Reaction intermediates in the catalytic mechanism of Escherichia coli MutY DNA glycosylase

Raymond C. Manuel, Kenichi Hitomi, Andrew S. Arvai, Paul G. House, Andrew J. Kurtz, M. L. Dodson, Amanda K. McCullough, John A. Tainer, R. Stephen Lloyd

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48 Scopus citations


The Escherichia coli adenine DNA glycosylase, MutY, plays an important role in the maintenance of genomic stability by catalyzing the removal of adenine opposite 8-oxo-7,8-dihydroguanine or guanine in duplex DNA. Although the x-ray crystal structure of the catalytic domain of MutY revealed a mechanism for catalysis of the glycosyl bond, it appeared that several opportunistically positioned lysine side chains could participate in a secondary β-elimination reaction. In this investigation, it is established via site-directed mutagenesis and the determination of a 1.35-Å structure of MutY in complex with adenine that the abasic site (apurinic/apyrimidinic) lyase activity is alternatively regulated by two lysines, Lys142 and Lys20. Analyses of the crystallographic structure also suggest a role for Glu161 in the apurinic/ apyrimidinic lyase chemistry. The β-elimination reaction is structurally and chemically uncoupled from the initial glycosyl bond scission, indicating that this reaction occurs as a consequence of active site plasticity and slow dissociation of the product complex. MutY with either the E142A or K20A mutation still catalyzes β and β-δ elimination reactions, and both mutants can be trapped as covalent enzyme-DNA intermediates by chemical reduction. The trapping was observed to occur both pre- and post-phosphodiester bond scission, establishing that both of these intermediates have significant half-lives. Thus, the final spectrum of DNA products generated reflects the outcome of a delicate balance of closely related equilibrium constants.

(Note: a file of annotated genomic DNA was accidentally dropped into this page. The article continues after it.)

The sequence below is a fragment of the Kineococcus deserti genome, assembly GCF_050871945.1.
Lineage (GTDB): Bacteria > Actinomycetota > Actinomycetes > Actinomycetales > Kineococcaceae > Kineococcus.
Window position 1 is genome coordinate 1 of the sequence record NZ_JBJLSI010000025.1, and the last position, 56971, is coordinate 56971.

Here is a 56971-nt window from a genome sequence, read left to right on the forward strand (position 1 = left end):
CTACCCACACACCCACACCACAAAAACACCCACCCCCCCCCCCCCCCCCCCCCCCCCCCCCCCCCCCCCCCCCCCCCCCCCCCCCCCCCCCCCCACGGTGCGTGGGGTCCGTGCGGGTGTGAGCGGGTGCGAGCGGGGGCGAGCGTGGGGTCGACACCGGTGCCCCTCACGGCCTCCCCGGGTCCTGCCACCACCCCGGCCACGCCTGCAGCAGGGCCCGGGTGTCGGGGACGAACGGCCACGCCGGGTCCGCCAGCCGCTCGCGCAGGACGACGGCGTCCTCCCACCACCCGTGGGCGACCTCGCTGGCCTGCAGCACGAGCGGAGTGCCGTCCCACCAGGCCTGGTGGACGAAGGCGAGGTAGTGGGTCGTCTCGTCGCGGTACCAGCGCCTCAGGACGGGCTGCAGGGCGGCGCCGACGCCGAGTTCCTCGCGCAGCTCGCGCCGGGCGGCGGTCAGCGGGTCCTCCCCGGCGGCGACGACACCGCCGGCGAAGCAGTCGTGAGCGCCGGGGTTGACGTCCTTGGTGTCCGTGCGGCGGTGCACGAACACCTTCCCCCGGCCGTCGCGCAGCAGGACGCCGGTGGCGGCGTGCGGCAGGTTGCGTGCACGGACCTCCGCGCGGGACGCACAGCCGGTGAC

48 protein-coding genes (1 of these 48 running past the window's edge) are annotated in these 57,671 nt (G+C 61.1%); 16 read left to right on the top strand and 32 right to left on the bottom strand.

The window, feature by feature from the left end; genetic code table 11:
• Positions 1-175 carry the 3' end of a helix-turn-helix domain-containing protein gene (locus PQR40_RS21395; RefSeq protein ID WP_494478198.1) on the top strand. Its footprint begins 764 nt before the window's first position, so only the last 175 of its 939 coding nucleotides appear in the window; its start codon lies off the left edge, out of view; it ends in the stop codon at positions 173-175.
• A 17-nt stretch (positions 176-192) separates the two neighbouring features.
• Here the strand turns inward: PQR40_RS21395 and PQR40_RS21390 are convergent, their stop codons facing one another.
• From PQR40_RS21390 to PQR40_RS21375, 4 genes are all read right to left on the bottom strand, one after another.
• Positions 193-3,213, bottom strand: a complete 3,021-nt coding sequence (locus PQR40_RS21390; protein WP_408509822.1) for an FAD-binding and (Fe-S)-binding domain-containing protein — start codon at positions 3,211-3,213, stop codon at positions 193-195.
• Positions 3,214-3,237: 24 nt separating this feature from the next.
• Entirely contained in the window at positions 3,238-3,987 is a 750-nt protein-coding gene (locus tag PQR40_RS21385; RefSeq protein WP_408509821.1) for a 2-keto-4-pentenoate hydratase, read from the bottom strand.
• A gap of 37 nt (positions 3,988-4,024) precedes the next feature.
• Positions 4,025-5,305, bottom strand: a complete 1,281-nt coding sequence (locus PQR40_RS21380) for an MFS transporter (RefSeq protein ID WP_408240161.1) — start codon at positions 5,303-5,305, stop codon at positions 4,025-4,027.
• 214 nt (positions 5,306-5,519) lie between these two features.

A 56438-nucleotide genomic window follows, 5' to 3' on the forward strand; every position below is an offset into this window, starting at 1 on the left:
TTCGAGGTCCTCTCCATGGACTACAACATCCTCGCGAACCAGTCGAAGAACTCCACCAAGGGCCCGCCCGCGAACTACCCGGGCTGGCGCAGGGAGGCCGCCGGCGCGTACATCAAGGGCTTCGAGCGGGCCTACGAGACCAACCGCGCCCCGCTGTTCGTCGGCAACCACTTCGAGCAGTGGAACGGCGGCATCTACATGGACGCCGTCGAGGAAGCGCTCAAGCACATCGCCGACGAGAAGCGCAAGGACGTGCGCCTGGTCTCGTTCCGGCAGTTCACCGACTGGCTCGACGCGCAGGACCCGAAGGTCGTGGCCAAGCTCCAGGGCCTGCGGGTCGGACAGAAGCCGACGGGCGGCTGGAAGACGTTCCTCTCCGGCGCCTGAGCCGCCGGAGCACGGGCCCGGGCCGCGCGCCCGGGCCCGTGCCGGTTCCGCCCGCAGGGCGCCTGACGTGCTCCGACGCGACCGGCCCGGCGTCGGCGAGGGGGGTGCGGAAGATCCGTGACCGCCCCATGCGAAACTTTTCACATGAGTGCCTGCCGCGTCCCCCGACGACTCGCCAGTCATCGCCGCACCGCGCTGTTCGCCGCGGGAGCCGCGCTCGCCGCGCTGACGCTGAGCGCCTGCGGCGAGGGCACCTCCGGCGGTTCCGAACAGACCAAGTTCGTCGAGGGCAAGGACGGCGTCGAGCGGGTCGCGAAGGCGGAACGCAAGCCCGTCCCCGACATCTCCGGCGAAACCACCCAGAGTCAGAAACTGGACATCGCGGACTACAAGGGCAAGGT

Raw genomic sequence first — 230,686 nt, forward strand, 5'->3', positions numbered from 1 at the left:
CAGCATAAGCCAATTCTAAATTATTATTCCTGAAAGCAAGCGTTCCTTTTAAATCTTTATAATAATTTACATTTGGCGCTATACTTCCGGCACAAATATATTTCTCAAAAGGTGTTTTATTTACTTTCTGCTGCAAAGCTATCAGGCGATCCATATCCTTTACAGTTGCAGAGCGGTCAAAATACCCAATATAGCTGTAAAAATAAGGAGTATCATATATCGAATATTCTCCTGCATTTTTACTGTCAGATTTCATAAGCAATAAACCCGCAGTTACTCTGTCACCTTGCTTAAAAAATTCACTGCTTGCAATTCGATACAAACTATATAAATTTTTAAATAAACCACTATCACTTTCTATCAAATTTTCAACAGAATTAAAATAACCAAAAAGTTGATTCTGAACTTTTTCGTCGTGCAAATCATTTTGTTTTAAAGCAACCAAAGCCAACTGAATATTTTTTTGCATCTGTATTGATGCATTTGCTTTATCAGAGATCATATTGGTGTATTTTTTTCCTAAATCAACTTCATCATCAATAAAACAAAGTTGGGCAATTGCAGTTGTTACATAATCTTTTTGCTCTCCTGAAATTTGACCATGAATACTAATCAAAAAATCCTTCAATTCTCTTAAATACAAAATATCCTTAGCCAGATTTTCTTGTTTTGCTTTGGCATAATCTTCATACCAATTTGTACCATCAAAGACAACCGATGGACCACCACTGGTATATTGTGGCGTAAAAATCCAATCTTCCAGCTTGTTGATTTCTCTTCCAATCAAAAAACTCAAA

Original languageEnglish (US)
Pages (from-to)46930-46939
Number of pages10
JournalJournal of Biological Chemistry
Issue number45
StatePublished - Nov 5 2004

ASJC Scopus subject areas

  • Biochemistry
  • Molecular Biology
  • Cell Biology


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